Jumpers Orchestra is a big band that combines the musical styles of swing, jazz and rock. Recently inducted into the Rock and Roll Hall of Fame, The Shirelles are universally credited as the originators of the Girl Group Sound that is beloved by the Baby Boomer generation and inspired a legion of female groups.
Bloomfield PBA Local #32 is hosting its 10th Annual Golf Tournament on Aug. 2 at the Crystal Springs Golf Course in Hardyston. This event is open to the public, and registration begins at 7:30 a.m. The cost is $150 per person, which includes green fees, golf carts, continental breakfast, door prizes, lunch and refreshments as well as range balls. Contact Officer Joe Corio at 973-680-4116 or fax your requests to 973-680-4102. The local’s website is www.bloomfieldpba32.com.
First Presbyterian Church, 663 Kearny Ave., has opened the “Heaven Cent Thrift Shop.” Hours are Wednesday and Saturday, from 10 a.m. to 2 p.m. The shop features good quality clothing for everyone in the family, household items, toys, books, CD’s. Donations of new or gently used clothing and small household items are welcome. Entrance is on Laurel Ave.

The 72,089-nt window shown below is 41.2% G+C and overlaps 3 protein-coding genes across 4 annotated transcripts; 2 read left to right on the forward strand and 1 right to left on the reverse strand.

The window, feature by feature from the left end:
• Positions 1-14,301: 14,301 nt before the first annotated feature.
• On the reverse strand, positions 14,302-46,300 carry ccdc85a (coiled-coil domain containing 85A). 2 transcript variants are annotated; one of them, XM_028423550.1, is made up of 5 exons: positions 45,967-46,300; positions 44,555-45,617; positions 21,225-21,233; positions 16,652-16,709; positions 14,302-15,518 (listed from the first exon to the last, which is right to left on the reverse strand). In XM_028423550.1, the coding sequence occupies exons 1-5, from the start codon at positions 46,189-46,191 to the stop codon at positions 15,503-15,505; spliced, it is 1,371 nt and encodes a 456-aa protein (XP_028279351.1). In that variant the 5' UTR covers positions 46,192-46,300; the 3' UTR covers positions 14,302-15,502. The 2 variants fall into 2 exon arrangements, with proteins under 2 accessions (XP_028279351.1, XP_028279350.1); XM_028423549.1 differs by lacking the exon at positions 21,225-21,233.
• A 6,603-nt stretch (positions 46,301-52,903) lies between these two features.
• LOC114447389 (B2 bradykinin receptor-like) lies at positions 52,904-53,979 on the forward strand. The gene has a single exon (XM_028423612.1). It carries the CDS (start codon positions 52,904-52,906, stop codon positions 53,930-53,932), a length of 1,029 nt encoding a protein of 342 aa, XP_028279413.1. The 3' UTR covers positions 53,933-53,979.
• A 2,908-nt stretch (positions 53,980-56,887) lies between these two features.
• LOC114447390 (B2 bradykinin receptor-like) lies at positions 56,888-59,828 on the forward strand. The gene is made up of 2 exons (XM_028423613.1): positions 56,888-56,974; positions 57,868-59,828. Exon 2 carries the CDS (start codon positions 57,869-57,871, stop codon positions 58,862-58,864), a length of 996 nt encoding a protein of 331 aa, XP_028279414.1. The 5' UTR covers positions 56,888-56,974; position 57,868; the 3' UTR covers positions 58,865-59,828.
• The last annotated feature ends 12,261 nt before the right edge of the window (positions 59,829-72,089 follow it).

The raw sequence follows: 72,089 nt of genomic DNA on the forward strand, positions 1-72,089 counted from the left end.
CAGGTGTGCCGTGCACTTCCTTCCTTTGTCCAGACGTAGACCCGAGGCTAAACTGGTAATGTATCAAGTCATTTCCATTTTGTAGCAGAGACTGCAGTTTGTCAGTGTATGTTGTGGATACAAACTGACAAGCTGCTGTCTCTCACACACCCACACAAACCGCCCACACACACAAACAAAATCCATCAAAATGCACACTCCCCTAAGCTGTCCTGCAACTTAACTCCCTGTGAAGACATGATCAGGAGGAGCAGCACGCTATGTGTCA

Calvary United Methodist Church, 342 Elm St., will host Vacation Bible School, from July 17 to 21, 6 to 8:30 p.m. On July 22, a special program will be held from 7 to 9 p.m. The program will include snacks, Bible stories, songs and crafts. Call Larie or Pat at 201-997-4375.
A “Draw Your Inner Lizard Bookmark” contest will be held at Kearny Public Library, 318 Kearny Ave., from July 25 – 27, to go with the movie of the week, “Rango.” Children are invited to draw their inner lizards during those three days. Bookmark forms will be available in the main library’s children’s room. All contest entries must be returned no later than 6 p.m. on Wednesday, July 27. For more information, visit www.kearnylibrary.org or call 201-998-2666.